: "Troyl II", Seven Cornish Dances by Gans Merv and Alison Davey, published by Cam Kernewek, 1982. The following is a transcript.



Setting and travelling steps.


This is a name for a type of Cornish step dancing performed by a limited number of people, not necessarily three, All three hand reels have some things in common: they are all danced in heavy shoes to lively reel tunes, the step is quite complex but the pattern of the dance itself fairly simple.

These dances were most commonly done in a farm kitchen or similar situation where on a stone flagged floor the scoots (or as they are called in West Cornwall - Qs and Toe plates) must have made a terrific noise especially when, as was traditional, the dancers marked the end of the musical phrases with a heavy stamp step.

In his idealised tales of Celtic Cornwall Bottrel writes in 1870 of a reunion where they "...sang old men's songs over and over, they danced hornpipes and three hand reels, Margaret showing off many of the steps for which she was famous in her younger days".

As to the music, the tunes were often more important than the words which were frequently nonsense or simply a form of mouth music. At the time of writing the tunes would all appear to have been in reel time which is less common than polka or hornpipe rhythm in Cornish traditional dancing. The tune shown has become known as `the three hand reel' and is in fact a variant of a popular Scottish reel.

One elderly gentle man we talked to went from farmhouse to farmhouse with his friends during the festive seasons and danced these reels in exchange for access to the cider barrel. This would seem to have been common practice within the moorland farming communities up until the Second WW.

Nineteenth century written evidence corroborates remarkably with information gathered from oral sources as far apart as Penzance, Boscastle, and Looe. Although more detailed accounts have been given to us from individuals living in the North of Cornwall this form of dance would seem to have been widespread throughout the Duchy at one time.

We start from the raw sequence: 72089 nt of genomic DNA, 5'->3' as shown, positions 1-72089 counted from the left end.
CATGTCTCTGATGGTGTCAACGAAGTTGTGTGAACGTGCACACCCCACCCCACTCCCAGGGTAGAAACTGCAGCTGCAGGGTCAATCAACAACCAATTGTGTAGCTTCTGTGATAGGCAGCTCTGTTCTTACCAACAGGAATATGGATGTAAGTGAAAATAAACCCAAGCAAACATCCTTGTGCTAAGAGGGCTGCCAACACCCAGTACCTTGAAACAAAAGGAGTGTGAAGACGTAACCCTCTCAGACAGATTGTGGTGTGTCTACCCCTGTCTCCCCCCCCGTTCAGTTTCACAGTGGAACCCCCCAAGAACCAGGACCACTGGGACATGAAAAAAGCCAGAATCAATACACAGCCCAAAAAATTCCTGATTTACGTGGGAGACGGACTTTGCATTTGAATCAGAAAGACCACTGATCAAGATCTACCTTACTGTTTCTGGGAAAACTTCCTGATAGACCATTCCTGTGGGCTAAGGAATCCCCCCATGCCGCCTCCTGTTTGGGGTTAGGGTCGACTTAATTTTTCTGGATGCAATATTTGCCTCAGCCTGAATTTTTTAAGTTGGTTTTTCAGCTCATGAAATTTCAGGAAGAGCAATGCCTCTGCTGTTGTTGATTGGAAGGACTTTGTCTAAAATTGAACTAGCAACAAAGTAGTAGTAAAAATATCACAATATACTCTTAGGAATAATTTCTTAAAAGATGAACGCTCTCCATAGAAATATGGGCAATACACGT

This is a dance for three people standing in a line. The step is as follows:

Step forward onto the right foot, hop on this foot and at the same time bring the left leg forward with the knee straight so that the heel of this left foot strikes the ground level with the toe of the right foot. Repeat, stepping forward with the left foot this time.

Calling the three dancers A, B and C, the dance begins with A and B facing each other, C facing B's back. A and B passing each other right shoulders commence a reel of 3 which continues for 16 bars to finish with A in the centre facing C. A turns to face B and they set to each other for 4 bars. A then turns around to face C and they set to each other for 4 bars. The reel begins again from this position, A and C passing each other right shoulders, this time C will finish in the centre. This pattern is repeated 6 times in all, thus every dancer has done the dance from every position twice.

© 1982 Cam Kernewek